There are many ways to parent a child. Sometimes this looks like two parents working together to raise a child in the same household. However, in other situations, this may look like each parent parenting the child in each of their households due to a divorce or a separation. Because child custody can look vastly different from one family to the next, it is important to consider certain factors when developing a parenting plan.
The end of a marriage brings about many changes. It turns a married spouse into a single individual, it causes one or both spouses to move to a new place, it results in property being divided and it causes children involved to split their time with their parents. It can be difficult on parents to go from spending all of their time with their child to only half the time or less. However, establishing a custody arrangement is necessary.
When parents split, the dynamics of the family often change. In some cases, one parent takes on the role as custodial parent while the other parent serves as the noncustodial parent. While the noncustodial parent does not see the child or children as much, they are still part of their lives. Even though the child custody arrangement allows for frequent visitations, if a custodial parent seeks to relocate, this could cause an alteration to this arrangement.
Many fathers consign themselves to a life of back-seat parenting of their children because they mistakenly believe the Texas family courts thumb the scale in favor of the mother. But that is not necessarily true.
Co-parenting has its challenges, but when both parents want to remain in a vital role in a child's life, this means taking the time to establish a child custody order. When a custody order is in place, both parents are required to abide by it. Failure to do so could have repercussions. Take, for example, the current climate discussed in El Paso. Based on current reports, fathers across Texas are asserting that they are being denied their right to see their children.
No two families are alike. Some parents have been married for years, while other families are built with unmarried parents. For some families, parents may be separated with the children sharing time with each parent. And, in some cases, only one parent is raising the child. Nonetheless, when parents split, child custody needs to be addressed. Based on the circumstances and factors surrounding the divorce, child custody can look very different for any given family situation.
Divorcing with children can be a very trying and emotional time. Much like spouses do not see eye-to-eye on divorce issues they are working through, divorcing parents too face problems and issues of not agreeing with on another. Although both parents may have the best interests of the child in mind, this does not always translate into a workable agreement. Because of this, child custody can look different from one family to the next in Texas and elsewhere.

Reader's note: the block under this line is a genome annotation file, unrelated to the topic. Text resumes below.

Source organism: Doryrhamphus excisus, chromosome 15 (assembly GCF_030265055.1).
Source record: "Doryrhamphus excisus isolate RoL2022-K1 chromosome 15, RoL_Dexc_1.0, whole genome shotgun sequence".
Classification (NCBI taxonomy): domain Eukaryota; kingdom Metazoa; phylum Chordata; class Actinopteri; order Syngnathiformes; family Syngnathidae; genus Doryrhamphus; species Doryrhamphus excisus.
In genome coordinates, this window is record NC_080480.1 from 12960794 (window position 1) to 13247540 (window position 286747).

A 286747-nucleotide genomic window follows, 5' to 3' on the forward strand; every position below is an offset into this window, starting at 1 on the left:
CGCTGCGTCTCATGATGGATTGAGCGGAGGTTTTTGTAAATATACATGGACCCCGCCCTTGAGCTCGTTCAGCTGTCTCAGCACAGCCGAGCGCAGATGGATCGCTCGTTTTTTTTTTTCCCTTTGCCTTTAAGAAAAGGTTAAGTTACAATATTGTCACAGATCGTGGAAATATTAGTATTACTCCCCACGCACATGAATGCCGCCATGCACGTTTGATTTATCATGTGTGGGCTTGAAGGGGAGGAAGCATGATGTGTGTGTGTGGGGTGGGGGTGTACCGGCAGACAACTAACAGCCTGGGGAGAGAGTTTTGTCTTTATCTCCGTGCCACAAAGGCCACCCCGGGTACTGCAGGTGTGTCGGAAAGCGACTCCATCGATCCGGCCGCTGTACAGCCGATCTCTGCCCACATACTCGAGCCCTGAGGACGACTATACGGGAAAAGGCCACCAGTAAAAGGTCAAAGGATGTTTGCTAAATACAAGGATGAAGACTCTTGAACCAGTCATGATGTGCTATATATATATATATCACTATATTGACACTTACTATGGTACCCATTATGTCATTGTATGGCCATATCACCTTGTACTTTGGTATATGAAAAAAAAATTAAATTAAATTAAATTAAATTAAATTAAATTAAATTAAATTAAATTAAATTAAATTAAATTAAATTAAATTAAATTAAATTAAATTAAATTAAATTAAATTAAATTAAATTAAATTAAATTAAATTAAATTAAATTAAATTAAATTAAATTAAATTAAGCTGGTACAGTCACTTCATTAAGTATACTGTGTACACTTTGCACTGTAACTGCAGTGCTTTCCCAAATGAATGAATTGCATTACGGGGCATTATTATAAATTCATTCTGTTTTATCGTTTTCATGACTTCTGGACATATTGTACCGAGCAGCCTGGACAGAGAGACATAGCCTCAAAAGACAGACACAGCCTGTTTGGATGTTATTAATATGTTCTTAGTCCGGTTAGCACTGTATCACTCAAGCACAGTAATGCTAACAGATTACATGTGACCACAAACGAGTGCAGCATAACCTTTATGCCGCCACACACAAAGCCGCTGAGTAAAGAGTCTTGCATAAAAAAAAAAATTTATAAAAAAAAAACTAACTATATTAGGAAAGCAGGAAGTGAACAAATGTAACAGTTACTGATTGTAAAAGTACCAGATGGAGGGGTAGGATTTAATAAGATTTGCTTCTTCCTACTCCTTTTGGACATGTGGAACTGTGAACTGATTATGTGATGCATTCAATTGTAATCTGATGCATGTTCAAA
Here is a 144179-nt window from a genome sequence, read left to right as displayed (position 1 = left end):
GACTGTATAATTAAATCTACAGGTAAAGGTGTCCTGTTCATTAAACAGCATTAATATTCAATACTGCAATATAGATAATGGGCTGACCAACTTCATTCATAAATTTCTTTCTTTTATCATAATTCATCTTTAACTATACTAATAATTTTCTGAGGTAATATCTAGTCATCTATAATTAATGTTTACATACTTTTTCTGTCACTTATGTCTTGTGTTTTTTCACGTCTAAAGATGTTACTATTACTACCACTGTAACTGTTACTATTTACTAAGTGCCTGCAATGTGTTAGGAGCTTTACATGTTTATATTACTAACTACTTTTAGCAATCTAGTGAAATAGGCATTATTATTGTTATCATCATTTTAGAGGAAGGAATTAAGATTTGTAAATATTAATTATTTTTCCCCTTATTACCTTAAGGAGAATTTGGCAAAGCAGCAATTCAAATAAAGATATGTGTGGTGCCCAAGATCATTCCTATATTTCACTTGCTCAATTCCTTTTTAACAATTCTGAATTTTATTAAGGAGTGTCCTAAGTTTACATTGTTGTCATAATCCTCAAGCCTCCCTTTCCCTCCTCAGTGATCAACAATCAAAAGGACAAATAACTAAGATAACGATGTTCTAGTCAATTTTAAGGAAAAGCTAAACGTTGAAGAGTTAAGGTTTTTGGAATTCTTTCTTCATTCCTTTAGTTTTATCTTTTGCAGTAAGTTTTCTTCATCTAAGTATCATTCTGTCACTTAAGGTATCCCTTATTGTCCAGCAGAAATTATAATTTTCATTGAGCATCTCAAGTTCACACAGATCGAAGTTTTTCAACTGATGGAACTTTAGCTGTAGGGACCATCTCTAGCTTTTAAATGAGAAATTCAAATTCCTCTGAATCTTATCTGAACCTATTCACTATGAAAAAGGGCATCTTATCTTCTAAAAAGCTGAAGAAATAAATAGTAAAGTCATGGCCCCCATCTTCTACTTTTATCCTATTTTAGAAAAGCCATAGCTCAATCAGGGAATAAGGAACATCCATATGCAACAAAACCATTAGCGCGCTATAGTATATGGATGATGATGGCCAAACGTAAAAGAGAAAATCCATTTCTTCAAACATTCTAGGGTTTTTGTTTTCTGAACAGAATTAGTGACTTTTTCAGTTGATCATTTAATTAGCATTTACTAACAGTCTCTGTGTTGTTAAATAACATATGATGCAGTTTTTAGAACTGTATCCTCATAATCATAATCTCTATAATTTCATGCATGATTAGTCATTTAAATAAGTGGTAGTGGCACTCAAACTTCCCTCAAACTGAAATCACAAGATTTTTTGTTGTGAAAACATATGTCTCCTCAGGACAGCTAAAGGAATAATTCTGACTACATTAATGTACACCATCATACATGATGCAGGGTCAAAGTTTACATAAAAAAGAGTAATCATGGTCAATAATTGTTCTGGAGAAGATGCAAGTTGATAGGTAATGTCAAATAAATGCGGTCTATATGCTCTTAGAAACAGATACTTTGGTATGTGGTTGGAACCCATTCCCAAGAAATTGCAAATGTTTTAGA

Parents in Texas and other states across the nation have an idea of what parenting will look like from childbirth until the age of majority. Unfortunately, these ideas do not always play out. Certain life events, like divorce, can interrupt the intentions parents have. However, it is possible for divorce parents to still work together to meet these goals as much as possible.
Divorcing parents in Texas and elsewhere may be facing many challenging issues. But, they likely have certain expectations when it comes to the divorce process. Because the growing trend is for parents to co-parent and reach a joint custody agreement, divorcing parents believe that they are entitled to 50 percent or nearly 50 percent of the time with his or her child. While this is often the case, there are matters where one parent might be able to obtain full custody of the child or children.
Caring for a child requires attention, time and dedication. While doing the bare minimum may seem enough to maintain the basic needs of a child, some parents view this as not doing enough to meet the emotional, physical and mental needs of the child. This is especially true when a child is faced with certain medical conditions. Following divorce, if a parent in Texas does not timely, properly and continually address these needs, this can be considered to be neglectful and harmful for the child.